"The vanished lives of all men . . . ever unreliable."
"The body is a friend. Give it its due." [Abr. The positive spin of this contraction is not in the original.]
"Don't allow yourself to be thrashed by the provoking whip of a beautiful face."
Yogananda, wrong: "Yukteswar was a peerless interpreter of the scriptures."
🙢 Not so. Yukteswar was not at all a good Bible interpreter. [Evidence] Dare to ask, "If Yukteswar did not comprehend Bible stories even reasonably well, did he comprehend the true nature of matter, as Yogananda would have you think?" Another: "Did he understand the true nature of Kali-worshipping Yogananda?"
Once Yukteswar suddenly stopped discoursing, saying Mukunda's attention was not fully with him. Mukunda protested.
Yukteswar: "Your objection forces me to remark that in your mental background you were creating three institutions. One was a sylvan retreat on a plain, another on a hilltop, a third by the ocean."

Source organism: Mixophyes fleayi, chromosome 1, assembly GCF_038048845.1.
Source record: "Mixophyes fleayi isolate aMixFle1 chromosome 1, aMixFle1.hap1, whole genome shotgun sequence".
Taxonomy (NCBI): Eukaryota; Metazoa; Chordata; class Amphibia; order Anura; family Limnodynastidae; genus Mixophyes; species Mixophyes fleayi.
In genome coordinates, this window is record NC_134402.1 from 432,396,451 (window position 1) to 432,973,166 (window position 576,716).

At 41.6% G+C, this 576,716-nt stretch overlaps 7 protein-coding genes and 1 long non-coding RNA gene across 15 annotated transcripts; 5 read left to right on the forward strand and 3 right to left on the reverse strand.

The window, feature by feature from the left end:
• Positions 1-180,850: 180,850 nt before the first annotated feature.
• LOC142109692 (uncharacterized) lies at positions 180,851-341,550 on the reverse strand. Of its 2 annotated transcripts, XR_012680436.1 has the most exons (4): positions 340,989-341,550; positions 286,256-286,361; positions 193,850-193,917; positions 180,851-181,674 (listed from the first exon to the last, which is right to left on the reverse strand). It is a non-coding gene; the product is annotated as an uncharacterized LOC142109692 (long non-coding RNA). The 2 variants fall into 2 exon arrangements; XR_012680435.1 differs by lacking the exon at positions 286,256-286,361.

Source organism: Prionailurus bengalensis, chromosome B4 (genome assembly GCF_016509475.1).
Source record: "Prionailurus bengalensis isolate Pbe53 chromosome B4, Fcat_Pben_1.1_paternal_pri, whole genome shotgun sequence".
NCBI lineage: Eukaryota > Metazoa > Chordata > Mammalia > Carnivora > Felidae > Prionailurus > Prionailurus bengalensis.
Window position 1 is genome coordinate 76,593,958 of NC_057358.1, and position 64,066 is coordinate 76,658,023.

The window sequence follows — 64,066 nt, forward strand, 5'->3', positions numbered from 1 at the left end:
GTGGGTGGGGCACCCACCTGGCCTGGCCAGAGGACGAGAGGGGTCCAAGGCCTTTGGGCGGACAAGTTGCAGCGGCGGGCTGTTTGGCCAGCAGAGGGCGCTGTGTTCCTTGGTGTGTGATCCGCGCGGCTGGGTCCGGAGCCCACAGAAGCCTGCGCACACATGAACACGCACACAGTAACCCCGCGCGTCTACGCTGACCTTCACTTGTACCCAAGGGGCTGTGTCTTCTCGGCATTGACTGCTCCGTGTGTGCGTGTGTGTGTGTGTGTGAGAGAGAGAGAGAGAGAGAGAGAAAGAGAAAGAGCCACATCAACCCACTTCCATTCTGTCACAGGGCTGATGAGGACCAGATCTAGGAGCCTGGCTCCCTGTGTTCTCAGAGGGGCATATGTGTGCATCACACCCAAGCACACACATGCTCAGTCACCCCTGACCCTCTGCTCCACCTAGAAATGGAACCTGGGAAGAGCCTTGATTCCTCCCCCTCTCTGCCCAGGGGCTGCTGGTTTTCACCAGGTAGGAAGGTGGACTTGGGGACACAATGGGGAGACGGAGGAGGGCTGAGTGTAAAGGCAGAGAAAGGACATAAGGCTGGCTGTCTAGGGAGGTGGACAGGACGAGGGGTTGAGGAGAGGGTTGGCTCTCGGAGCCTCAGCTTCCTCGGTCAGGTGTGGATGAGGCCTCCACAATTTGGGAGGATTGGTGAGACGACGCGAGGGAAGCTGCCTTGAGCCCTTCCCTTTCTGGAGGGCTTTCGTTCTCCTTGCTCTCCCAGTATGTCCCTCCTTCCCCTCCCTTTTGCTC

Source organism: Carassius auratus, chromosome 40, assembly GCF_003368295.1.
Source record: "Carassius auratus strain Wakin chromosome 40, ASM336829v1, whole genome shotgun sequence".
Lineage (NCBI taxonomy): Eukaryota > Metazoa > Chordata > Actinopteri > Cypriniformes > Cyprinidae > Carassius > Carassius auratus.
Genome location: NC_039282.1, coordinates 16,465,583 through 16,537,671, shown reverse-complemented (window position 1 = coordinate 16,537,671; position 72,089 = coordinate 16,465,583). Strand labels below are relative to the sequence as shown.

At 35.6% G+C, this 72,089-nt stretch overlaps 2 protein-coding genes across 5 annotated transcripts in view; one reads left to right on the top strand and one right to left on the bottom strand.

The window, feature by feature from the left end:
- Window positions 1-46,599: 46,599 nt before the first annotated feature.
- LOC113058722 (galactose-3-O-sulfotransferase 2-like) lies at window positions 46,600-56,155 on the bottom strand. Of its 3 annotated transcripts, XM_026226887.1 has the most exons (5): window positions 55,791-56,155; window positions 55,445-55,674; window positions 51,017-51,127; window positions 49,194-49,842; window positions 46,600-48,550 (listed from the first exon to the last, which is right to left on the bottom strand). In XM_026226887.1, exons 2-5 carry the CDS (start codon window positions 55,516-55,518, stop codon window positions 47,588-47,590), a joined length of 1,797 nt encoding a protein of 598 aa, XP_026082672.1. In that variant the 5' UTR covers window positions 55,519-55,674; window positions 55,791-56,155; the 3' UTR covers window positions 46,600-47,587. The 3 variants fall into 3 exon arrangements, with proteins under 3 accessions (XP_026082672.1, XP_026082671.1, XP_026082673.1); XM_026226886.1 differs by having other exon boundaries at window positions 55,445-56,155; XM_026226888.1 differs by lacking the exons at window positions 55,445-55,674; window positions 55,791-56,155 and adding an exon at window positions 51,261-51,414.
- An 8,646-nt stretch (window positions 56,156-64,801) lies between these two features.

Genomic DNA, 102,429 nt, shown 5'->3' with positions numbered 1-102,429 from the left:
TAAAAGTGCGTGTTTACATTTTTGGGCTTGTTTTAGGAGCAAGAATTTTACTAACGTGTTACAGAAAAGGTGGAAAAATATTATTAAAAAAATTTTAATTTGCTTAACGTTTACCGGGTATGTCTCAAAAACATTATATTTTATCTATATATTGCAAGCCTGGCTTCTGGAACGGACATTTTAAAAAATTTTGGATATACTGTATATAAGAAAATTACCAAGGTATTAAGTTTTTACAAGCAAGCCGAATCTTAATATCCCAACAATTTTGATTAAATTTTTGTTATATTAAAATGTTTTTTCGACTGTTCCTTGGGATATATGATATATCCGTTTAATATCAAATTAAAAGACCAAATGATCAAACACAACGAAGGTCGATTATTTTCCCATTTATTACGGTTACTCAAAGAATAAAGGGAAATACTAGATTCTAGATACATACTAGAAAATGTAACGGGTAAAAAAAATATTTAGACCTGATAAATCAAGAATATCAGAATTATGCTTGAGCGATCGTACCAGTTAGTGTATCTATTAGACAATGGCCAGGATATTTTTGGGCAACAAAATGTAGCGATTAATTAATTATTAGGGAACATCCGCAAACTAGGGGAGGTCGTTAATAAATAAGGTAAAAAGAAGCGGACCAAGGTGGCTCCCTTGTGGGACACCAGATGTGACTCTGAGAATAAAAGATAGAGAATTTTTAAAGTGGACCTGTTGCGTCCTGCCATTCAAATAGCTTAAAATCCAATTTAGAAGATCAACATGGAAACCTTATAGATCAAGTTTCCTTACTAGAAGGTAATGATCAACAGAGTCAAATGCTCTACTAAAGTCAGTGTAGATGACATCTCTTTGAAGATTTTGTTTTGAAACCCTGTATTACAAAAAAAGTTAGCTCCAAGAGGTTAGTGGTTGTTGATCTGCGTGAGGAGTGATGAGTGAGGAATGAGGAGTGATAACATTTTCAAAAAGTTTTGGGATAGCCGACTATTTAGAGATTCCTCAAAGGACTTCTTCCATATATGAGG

Mukunda admitted it, apologetically.
Yukteswar would hint: "Don't you think it may happen?"
Yogananda: "Never did his slightly veiled words prove false."
🙢 Could a "Don't you think that . . ." hint prove false at any time?
Heeding silence above much drunkenness
Yogananda: "I always thrilled at the touch of . . . Yukteswar's . . . feet. . . . Never did I find him . . . intoxicated."
Yukteswar: "When Lahiri Mahasaya [his guru] was silent, . . . I discovered that . . . he had transmitted to me ineffable knowledge." [If unutterable, what to say or do about it?]
"Even if you put a snake in a bamboo tube, you cannot change its wriggling disposition (Japanese proverb)."